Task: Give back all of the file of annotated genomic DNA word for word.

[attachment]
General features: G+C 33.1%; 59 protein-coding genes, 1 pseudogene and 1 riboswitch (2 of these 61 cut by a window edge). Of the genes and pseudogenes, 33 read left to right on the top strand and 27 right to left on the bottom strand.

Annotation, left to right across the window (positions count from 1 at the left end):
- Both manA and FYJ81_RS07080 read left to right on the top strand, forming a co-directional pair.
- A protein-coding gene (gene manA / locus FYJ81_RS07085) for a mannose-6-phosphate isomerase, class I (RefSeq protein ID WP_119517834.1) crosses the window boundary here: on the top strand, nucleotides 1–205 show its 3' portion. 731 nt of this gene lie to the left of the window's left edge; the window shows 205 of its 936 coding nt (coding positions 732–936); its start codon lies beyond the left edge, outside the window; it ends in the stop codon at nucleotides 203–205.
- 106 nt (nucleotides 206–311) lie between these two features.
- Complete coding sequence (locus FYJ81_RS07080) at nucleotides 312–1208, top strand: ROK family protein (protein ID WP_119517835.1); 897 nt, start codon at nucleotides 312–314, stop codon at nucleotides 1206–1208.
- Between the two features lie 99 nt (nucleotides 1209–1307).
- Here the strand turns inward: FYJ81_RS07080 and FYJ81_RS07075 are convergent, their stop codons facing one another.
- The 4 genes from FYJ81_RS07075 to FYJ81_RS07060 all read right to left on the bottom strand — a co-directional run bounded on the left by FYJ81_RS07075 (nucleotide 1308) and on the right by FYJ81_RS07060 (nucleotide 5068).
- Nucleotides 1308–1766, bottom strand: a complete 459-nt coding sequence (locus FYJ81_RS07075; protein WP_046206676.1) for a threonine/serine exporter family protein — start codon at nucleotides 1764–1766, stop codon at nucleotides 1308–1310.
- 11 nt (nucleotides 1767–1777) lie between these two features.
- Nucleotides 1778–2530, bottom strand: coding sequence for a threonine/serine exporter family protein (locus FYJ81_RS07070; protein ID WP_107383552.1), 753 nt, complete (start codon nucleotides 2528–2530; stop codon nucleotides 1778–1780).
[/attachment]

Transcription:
General features: G+C 33.1%; 59 protein-coding genes, 1 pseudogene and 1 riboswitch (2 of these 61 cut by a window edge). Of the genes and pseudogenes, 33 read left to right on the top strand and 27 right to left on the bottom strand.

Annotation, left to right across the window (positions count from 1 at the left end):
- Both manA and FYJ81_RS07080 read left to right on the top strand, forming a co-directional pair.
- A protein-coding gene (gene manA / locus FYJ81_RS07085) for a mannose-6-phosphate isomerase, class I (RefSeq protein ID WP_119517834.1) crosses the window boundary here: on the top strand, nucleotides 1–205 show its 3' portion. 731 nt of this gene lie to the left of the window's left edge; the window shows 205 of its 936 coding nt (coding positions 732–936); its start codon lies beyond the left edge, outside the window; it ends in the stop codon at nucleotides 203–205.
- 106 nt (nucleotides 206–311) lie between these two features.
- Complete coding sequence (locus FYJ81_RS07080) at nucleotides 312–1208, top strand: ROK family protein (protein ID WP_119517835.1); 897 nt, start codon at nucleotides 312–314, stop codon at nucleotides 1206–1208.
- Between the two features lie 99 nt (nucleotides 1209–1307).
- Here the strand turns inward: FYJ81_RS07080 and FYJ81_RS07075 are convergent, their stop codons facing one another.
- The 4 genes from FYJ81_RS07075 to FYJ81_RS07060 all read right to left on the bottom strand — a co-directional run bounded on the left by FYJ81_RS07075 (nucleotide 1308) and on the right by FYJ81_RS07060 (nucleotide 5068).
- Nucleotides 1308–1766, bottom strand: a complete 459-nt coding sequence (locus FYJ81_RS07075; protein WP_046206676.1) for a threonine/serine exporter family protein — start codon at nucleotides 1764–1766, stop codon at nucleotides 1308–1310.
- 11 nt (nucleotides 1767–1777) lie between these two features.
- Nucleotides 1778–2530, bottom strand: coding sequence for a threonine/serine exporter family protein (locus FYJ81_RS07070; protein ID WP_107383552.1), 753 nt, complete (start codon nucleotides 2528–2530; stop codon nucleotides 1778–1780).